Despite repeatedly promising that his brain-computer interface company Neuralink would start human clinical trials soon, Elon Musk failed to mention that US regulators denied the company's application to start testing the company's brain chips in humans last year.
The news underscores just how little weight Musk's infamously ambitious timeliness actually carry. According to Reuters, Neuralink only even submitted its application to the US Food and Drug Administration in early 2022.
The application was reportedly denied, with staffers telling Reuters that regulators had identified dozens of issues that had to be addressed first, as well as safety concerns over the company's plans to implant lithium batteries in humans.
Less than a year later, Musk renewed his promise that human trials would be just months away.
In short, the staffers are dubious that the company will be able to address these issues in time to meet Musk's overly ambitious deadlines.
And that kind of challenge is really getting to the billionaire CEO. In late 2020, sources told Reuters that Musk shouted angrily about the company's slow progress on getting regulatory approval until about 2am.
"He can’t appreciate that this is not a car," one source told the news agency. "This is a person’s brain. This is not a toy."
Musk has been promising Neuralink's human trials would start imminently since at least 2019.
In 2020, he promised the trials of the company's coin-sized brain chip, designed to eventually allow disabled patients to move and communicate again, would kick off in "less than a year."
Finally, in December, Musk promised human trials were just "six months away."
Neuralink isn't technically obliged to publicize if or why its application was rejected by regulators.
And besides, it's far from game over for the startup as it's not an uncommon occurrence. According to Reuters, only roughly two-thirds of all FDA applications for human trials get approved after the first application.
Musk, however, has characteristically made some extremely bold promises about the future of the technology that didn't acknowledge those behind-the-scenes difficulties.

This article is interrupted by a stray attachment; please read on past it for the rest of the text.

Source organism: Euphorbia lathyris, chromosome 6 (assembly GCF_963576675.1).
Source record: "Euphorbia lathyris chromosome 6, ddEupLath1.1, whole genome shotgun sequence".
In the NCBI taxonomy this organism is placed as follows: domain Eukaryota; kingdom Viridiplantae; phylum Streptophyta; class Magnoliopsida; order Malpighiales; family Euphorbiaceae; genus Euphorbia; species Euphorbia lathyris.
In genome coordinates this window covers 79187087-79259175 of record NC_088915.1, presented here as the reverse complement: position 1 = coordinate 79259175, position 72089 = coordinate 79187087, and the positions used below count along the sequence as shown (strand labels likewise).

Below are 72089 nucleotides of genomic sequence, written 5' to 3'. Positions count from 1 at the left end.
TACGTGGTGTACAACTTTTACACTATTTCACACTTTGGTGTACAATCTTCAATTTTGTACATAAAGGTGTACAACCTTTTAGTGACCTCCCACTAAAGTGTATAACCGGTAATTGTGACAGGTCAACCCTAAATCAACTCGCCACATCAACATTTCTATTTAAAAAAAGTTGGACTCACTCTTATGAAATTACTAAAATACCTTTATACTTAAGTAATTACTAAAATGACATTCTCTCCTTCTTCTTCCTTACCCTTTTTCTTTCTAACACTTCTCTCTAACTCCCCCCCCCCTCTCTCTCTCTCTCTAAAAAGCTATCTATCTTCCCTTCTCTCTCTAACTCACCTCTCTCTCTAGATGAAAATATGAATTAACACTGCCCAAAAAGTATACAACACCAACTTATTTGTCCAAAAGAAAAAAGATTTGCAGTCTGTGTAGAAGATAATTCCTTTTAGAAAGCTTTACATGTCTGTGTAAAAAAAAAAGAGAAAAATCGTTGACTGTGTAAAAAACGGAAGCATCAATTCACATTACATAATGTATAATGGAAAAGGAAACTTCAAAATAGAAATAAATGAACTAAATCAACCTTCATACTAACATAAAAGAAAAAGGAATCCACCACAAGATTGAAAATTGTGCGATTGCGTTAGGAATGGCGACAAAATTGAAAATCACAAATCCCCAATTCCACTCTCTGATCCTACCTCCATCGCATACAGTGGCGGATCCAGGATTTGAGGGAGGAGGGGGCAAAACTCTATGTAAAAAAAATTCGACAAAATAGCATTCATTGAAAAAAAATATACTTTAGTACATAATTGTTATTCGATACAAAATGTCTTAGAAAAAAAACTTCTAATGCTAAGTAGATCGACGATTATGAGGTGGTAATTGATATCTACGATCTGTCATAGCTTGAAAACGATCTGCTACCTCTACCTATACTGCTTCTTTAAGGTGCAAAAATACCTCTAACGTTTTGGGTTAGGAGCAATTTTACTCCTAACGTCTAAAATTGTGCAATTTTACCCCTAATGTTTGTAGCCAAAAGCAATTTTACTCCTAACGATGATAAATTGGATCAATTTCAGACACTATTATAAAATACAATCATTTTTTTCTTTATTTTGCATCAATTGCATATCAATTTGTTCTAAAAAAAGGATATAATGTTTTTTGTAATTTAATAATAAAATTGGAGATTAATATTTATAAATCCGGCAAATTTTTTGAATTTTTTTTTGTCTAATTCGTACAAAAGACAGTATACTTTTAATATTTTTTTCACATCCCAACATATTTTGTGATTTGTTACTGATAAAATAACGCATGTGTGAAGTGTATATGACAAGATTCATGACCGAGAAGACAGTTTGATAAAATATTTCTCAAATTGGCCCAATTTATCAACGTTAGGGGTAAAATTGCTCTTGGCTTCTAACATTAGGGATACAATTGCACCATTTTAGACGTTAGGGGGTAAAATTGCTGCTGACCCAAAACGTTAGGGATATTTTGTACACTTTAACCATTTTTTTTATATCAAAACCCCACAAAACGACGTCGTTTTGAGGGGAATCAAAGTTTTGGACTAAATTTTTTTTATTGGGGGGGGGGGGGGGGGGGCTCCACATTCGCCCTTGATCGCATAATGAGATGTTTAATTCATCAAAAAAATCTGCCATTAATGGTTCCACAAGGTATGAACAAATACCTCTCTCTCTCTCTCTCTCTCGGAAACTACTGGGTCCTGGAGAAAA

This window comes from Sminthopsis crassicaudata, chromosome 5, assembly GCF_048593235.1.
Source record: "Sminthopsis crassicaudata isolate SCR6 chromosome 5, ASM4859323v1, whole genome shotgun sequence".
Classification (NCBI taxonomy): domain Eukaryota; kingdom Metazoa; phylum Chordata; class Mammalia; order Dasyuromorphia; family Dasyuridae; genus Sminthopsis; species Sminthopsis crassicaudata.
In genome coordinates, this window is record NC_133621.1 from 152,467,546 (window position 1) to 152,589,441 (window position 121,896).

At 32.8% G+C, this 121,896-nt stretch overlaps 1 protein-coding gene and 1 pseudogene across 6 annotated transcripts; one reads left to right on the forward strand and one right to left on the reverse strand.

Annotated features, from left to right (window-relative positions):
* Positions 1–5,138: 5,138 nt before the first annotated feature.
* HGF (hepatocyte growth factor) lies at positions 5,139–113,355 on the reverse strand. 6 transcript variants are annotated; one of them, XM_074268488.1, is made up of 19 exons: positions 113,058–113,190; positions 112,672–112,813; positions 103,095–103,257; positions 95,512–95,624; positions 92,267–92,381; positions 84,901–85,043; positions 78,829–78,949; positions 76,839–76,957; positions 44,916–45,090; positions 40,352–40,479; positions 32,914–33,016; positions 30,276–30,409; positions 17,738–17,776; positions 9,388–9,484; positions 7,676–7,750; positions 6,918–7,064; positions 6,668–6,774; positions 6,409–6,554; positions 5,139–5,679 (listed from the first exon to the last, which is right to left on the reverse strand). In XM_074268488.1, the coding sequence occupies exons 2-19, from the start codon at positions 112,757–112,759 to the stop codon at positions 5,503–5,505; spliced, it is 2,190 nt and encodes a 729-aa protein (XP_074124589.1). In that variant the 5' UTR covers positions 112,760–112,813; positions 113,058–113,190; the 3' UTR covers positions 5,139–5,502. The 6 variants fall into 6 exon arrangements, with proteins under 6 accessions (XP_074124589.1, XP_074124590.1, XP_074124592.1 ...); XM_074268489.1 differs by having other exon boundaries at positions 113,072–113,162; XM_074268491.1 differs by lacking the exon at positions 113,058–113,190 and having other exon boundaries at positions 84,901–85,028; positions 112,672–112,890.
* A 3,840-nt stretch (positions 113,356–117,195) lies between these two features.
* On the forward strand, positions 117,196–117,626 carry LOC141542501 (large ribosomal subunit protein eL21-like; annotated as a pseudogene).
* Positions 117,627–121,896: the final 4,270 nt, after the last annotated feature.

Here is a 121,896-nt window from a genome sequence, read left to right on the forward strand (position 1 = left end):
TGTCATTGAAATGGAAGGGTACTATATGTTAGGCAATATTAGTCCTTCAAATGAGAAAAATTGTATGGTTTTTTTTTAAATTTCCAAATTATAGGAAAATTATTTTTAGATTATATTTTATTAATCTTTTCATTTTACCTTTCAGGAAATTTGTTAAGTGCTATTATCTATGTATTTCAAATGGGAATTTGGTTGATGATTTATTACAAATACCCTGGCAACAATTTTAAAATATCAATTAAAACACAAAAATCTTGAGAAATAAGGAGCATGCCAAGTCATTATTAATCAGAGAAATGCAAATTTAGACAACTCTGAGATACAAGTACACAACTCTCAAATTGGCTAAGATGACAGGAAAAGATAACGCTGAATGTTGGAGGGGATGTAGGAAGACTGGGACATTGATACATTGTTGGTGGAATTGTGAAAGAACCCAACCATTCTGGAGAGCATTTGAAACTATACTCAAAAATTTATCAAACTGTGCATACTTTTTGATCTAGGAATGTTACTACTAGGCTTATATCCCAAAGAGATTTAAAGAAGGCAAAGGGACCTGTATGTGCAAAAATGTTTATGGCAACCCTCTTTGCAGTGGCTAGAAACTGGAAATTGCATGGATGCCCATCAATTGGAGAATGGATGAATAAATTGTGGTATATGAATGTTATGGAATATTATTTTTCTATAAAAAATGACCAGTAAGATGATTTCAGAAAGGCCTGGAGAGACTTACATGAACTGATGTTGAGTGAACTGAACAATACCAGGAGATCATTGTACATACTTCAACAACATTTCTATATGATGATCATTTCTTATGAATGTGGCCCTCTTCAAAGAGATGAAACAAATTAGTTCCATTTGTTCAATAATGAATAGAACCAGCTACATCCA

The billionaire CEO is also known for butting heads with regulators, who he largely sees as an impediment. Like with his other ventures, including Tesla and SpaceX, Musk's approach has, broadly speaking, been "move fast and break things."
In the medical field, however, that kind of mindset may not get you very far.
"Everybody in the industry was saying: ‘Oh my God, they’re going to run straight into a brick wall,'" Kip Ludwig, former program director for neural engineering at the US National Institutes of Health (NIH), told Reuters. "Neuralink doesn’t appear to have the mindset and experience that’s needed to get this to market anytime soon."
Now, Neuralink is racing to get more data from animal trials to appease the FDA's concerns.
But there may be even more regulatory stumbling blocks for the company to come. Last month, Reuters reported that Neuralink may have illegally moved hazardous pathogens, thereby breaking federal law.
Then there's Neuralink's competition, with rival brain-computer interface startup Synchron already getting the go-ahead to start human trials last year.
The company is also dealing with major shakeups among its leadership. Musk himself is already spread very thin with his other ventures and pays very little attention overall to Neuralink, sources told Reuters.
Neuralink clearly has its work cut out in getting approval from the FDA. After all, the risks involved are palpable — introducing a battery-powered device inside the brain and zapping certain areas is pretty invasive.
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